Q15. Explain the significance of the 101st Constitutional Amendment Act. To what extent does it reflect the accommodative spirit of federalism? (15m)
The 101st Amendment to India’s Constitution, enacted as The Constitution (One Hundred and First Amendment) Act, 2016, established the Goods and Services Tax (GST) from April 1, 2017. GST, a comprehensive national Value Added Tax (VAT), consolidates all previous indirect taxes on goods and services into a single tax, simplifying taxation across the supply chain.
Significance of 101st Constitutional Amendment Act:
- Harmonisation of Taxes: GST aimed to simplify India’s complex tax structure by replacing multiple indirect taxes with a single, unified tax.
o E.g.: Prior to GST, a product like a smartphone could be subject to a value-added tax, excise duty, and other levies. With GST, these are merged into a single tax, reducing compliance burdens.
- Economic Integration: GST established a common market by facilitating the free flow of goods and services across state borders, reducing trade barriers.
o E.g.: A clothing manufacturer in Maharashtra can now easily sell its products in Gujarat without encountering state-specific taxes and paperwork.
- Revenue Sharing: The dual GST system ensures both central and state governments share GST revenues, promoting fiscal autonomy for states.
o E.g.: The GST Council determines the tax rates and revenue-sharing formula. If a state’s revenues decrease, the council can recommend compensation.
- Reduced Tax Evasion: GST introduced technology-driven compliance, leading to better tax collection and reduced tax evasion.
o E.g.: The GST Network (GSTN) tracks transactions and matches invoices electronically, making it harder for businesses to evade taxes.
GST reflecting accommodative spirit of federalism:
- GST Council (A. 279A): The GST Council includes representatives from the centre and states, fostering cooperation and decision-making in the GST regime.
o E.g.: The GST Council decides GST rates, with input from all stakeholders, ensuring that the interests of both centre and states are considered.
- Dual Structure: GST is a dual taxation system consisting of Central GST (CGST) and State GST (SGST). This division of tax revenue collection between the central and state governments allows each level of government to independently levy and collect taxes on the same transaction.
o E.g.: If you purchase a smartphone, both the central and state governments will collect taxes on it through CGST and SGST, respectively.
- Revenue Sharing: To ensure a smooth transition to the GST regime and to compensate states for potential revenue losses, the GST Council was established.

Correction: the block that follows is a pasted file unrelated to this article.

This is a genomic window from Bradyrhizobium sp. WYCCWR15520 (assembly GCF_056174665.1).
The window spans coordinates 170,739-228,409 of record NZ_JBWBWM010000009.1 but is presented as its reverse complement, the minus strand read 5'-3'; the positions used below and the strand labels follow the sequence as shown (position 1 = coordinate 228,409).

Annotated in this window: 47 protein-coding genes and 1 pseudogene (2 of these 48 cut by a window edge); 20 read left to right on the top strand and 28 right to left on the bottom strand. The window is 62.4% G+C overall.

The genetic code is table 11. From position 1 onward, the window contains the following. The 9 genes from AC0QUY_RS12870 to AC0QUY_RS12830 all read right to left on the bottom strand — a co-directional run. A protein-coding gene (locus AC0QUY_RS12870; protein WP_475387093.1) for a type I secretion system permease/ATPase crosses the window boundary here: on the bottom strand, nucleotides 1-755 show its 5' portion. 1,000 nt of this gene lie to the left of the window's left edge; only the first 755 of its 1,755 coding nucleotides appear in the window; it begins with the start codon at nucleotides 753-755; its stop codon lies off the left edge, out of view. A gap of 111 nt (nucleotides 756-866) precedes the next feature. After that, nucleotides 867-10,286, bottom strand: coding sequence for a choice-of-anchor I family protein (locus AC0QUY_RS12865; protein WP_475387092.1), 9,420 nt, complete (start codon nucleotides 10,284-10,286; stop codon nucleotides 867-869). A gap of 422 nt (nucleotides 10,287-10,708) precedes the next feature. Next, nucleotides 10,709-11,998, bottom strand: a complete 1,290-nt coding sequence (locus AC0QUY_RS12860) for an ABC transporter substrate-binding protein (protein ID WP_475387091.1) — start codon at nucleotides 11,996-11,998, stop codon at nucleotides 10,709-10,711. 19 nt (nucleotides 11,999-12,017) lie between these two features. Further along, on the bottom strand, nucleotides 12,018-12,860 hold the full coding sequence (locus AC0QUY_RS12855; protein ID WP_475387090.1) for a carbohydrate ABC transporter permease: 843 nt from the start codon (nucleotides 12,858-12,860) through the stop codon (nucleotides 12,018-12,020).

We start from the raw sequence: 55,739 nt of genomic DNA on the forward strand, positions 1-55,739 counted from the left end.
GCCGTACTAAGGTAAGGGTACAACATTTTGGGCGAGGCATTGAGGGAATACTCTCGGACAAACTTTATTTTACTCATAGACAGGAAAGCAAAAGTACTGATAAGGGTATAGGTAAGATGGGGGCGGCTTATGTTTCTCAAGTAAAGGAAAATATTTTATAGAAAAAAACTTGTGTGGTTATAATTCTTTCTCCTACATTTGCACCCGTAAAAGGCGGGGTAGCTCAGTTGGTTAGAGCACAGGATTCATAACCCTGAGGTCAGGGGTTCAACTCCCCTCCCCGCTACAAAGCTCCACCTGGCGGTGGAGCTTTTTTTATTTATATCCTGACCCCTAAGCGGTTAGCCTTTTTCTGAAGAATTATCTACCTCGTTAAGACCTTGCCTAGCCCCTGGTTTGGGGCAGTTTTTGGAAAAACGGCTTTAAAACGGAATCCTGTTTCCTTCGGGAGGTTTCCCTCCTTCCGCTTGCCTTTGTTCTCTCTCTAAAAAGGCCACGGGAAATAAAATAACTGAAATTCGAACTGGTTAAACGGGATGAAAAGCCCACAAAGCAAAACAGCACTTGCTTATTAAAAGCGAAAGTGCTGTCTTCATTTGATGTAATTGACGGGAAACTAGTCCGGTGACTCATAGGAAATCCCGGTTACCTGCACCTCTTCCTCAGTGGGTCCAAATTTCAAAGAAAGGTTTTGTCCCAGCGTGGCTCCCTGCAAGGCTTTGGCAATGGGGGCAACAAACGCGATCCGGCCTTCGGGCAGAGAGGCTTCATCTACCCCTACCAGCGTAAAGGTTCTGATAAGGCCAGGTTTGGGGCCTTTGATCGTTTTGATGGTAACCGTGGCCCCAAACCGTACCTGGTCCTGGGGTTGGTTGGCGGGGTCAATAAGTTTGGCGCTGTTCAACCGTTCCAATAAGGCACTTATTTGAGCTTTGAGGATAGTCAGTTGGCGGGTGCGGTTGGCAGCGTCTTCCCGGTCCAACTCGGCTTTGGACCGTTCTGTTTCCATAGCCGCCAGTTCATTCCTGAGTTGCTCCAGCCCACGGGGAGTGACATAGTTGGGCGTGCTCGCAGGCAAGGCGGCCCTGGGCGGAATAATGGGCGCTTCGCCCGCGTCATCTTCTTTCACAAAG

o The Council consists of members from both the central and state governments, and it makes decisions on tax rates, exemptions, and revenue-sharing mechanisms.
- Harmonisation of Tax Rates: GST has harmonised tax rates across states, reducing the scope for interstate tax competition that often resulted in distortions in the earlier tax regime. Under GST, products and services are taxed at a uniform rate across the country.
o This prevents states from lowering tax rates excessively to attract businesses, which could lead to revenue imbalances.
o E.g.: An example is the standard GST rate, which is the same for most goods and services across India.
- Elimination of Entry Tax: Before GST, states-imposed entry taxes on goods entering their territory, which acted as barriers to interstate trade. GST has abolished these entry taxes, promoting the free flow of goods and services across state borders.
- Input Tax Credit (ITC): GST allows businesses to claim ITC on taxes paid on inputs, capital goods, and services. This provision ensures that taxes paid in one state can be offset against taxes payable in another state, promoting the seamless movement of goods and services across state lines.
o E.g.: a manufacturer in Gujarat can claim ITC for taxes paid on raw materials purchased from a supplier in Maharashtra.
- Interstate Transactions: GST simplifies compliance for businesses engaged in interstate transactions by providing a single GST registration for operations across multiple states. This significantly reduces administrative burdens and encourages businesses to expand their operations nationally.
GST in India embodies federal cooperation through the GST Council’s collaborative decision-making, harmonised tax rates, and seamless interstate trade, accommodating both central and state interests in taxation.
Check out the UPSC Mains GS Paper 2 2023 Analysis with detailed expatiation of the topics of Mains GS Paper 2 By the Study IQ Experts